Misconception 4: All 3D printing technologies require supports. While most 3D printing technologies do require supports, laser sintering is a zero-supports process. Additionally, designs can be oriented or reconfigured to reduce the amount of supports required for any 3D printing technology, including PolyJet, Stereolithography and Fused Deposition Modeling (FDM). It is helpful to understand why a process requires supports to appreciate how supports are added to a design.
  • Why a part requires supports: While a part is printing, the material may still be in a “green” state. A green material hasn’t completed its curing or hardening process. While it cures, hardens or otherwise completes its production, it usually requires supports to ensure delicate features remain accurate, or to avoid warping or similar problems.
  • The exceptions: Laser sintering builds in a bed of powder; the unsintered powder supports designs as they complete their melting and hardening process. However, metal laser sintering, which also builds in a bed of powder, requires supports. Metal laser sintering, or DMLS, heats designs at a significantly higher temperature than plastic, and once the metal is formed into a shape, it becomes much denser than the surrounding powder. Therefore without supports, the metal part would sink through the less dense, unsintered powder.
When designing for 3D printing, it’s important to take into account how your desired material or process utilizes supports and to talk to your project engineer about how supports can be used to supplement your design and achieve optimum products.

Misconception 5: 3D printing is expensive. All 3D printing technologies involve highly advanced manufacturing processes with a lot of intense hardware – lasers, noble gases, specially formulated materials – plus it requires human touch labor for build preparation and post-processing. In many ways 3D printing is like typical manufacturing with typical production costs. However, where 3D printing differs from conventional production and saves money is in the execution of complicated geometry without increasing time or labor. A complex, involved geometry is easy for 3D printing and doesn’t require the labor and manufacturing costs of a process like machining or tooling. If a part is large and simple, it probably won’t save you too much on your bottom line to produce with 3D printing. But a small to large part with involved details, interior features, and complex uses will see huge cost savings with 3D printing compared to conventional manufacturing.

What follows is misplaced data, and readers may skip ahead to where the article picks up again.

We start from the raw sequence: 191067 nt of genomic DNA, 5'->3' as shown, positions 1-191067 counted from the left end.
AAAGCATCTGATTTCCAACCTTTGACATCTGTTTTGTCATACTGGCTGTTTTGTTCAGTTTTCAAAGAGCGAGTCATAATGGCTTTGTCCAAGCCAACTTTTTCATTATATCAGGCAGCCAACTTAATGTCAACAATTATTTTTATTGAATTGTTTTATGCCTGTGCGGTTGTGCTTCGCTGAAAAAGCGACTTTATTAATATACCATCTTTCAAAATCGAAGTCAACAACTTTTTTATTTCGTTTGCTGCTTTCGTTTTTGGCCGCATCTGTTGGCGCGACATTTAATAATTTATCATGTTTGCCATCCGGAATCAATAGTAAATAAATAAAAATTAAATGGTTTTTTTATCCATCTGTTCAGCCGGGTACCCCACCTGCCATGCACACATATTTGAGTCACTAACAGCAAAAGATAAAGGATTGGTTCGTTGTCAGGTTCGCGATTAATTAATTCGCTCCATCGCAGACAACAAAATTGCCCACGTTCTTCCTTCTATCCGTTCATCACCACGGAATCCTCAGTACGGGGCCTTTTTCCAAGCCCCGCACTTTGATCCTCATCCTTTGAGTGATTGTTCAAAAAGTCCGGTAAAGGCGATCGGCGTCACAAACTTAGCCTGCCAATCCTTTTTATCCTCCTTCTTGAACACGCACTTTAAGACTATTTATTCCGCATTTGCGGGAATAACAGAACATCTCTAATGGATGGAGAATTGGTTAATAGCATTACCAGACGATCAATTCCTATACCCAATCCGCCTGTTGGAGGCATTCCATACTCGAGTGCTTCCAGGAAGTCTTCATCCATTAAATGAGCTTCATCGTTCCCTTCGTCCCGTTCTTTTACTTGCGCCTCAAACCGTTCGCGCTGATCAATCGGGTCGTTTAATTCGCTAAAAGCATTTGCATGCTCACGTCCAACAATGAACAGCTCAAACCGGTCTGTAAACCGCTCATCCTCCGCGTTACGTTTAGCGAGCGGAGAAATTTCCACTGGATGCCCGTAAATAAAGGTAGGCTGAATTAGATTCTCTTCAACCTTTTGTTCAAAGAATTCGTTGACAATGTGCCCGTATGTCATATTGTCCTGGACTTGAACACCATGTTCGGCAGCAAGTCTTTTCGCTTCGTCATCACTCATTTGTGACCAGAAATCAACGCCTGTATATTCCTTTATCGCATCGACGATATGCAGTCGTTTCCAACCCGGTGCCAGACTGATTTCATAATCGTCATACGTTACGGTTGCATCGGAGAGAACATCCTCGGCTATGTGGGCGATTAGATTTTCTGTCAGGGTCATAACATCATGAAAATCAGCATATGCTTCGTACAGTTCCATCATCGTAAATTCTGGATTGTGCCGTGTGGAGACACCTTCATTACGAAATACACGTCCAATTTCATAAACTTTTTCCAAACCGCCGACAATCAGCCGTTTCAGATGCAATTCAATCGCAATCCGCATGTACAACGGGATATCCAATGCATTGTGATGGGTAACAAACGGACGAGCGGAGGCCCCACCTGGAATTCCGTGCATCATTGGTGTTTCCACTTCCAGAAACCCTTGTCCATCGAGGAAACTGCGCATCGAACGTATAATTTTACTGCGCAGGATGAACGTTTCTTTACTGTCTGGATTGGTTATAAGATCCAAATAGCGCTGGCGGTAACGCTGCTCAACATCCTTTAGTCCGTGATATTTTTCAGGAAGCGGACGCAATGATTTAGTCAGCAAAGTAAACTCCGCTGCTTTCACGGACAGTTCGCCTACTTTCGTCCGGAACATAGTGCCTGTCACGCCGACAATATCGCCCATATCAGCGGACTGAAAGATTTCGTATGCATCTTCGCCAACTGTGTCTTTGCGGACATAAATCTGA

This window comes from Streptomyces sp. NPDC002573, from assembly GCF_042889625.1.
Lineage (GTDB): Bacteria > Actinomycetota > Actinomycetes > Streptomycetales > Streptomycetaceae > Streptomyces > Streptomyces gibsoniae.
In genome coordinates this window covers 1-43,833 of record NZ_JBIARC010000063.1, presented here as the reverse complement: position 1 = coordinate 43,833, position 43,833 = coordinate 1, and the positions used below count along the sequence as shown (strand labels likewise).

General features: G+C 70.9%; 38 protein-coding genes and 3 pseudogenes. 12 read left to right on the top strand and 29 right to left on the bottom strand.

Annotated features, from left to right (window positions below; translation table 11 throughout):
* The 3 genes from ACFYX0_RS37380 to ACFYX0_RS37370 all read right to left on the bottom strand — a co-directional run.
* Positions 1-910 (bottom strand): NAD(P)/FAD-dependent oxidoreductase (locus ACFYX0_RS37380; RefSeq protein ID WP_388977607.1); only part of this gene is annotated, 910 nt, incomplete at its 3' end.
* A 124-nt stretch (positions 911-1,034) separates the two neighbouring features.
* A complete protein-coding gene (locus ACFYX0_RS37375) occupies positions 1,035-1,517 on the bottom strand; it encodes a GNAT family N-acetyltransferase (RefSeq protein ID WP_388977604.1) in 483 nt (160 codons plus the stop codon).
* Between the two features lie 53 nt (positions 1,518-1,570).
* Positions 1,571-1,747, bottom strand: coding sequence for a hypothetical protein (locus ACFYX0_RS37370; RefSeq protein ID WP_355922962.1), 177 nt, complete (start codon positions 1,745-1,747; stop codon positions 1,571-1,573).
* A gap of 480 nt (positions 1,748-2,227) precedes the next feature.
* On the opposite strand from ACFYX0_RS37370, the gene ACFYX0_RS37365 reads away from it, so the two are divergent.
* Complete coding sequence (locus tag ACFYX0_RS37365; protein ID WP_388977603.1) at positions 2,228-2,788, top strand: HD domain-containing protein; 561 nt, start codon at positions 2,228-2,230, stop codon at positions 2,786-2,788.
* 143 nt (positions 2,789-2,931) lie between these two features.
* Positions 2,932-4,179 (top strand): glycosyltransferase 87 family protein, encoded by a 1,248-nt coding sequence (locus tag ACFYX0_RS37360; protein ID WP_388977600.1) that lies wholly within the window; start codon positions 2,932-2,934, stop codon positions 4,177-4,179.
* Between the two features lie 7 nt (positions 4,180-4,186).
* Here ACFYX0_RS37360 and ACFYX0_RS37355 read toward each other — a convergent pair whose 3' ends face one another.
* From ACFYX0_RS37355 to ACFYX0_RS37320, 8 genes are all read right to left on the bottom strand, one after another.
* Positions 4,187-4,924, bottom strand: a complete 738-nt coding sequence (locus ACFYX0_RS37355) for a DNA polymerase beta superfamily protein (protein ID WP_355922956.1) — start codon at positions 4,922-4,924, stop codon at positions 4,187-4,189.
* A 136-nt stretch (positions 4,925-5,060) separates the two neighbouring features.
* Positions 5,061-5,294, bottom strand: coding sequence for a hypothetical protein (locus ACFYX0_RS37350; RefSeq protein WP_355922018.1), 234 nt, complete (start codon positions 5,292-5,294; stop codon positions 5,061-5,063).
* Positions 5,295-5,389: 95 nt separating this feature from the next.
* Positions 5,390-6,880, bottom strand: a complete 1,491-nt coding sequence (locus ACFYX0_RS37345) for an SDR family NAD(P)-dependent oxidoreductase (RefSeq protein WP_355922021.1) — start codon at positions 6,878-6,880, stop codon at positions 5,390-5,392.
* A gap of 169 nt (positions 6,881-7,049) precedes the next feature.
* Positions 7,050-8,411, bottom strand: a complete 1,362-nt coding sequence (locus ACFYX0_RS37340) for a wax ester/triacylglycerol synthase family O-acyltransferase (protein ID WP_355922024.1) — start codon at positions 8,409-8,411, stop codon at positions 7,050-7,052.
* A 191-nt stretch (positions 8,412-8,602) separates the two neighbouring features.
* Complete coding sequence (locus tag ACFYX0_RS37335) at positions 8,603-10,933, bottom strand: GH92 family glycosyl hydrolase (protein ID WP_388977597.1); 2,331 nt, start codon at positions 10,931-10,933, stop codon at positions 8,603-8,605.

In the ever-changing, fast-paced ecosystem surrounding 3D printing, it can feel like the technology lurches forward at ever accelerating paces in just the blink of an eye. Learn more about 3D printing technologies and how they differ in “Find the Right Technology for Your Application”.

Today 3D printing is transforming manufacturing for aerospace, medical, energy, and many other industries with the expansive capabilities it currently offers. As 3D printing continues to evolve, who knows what tomorrow will bring!

Source: Stratasys Direct Manufacturing Blog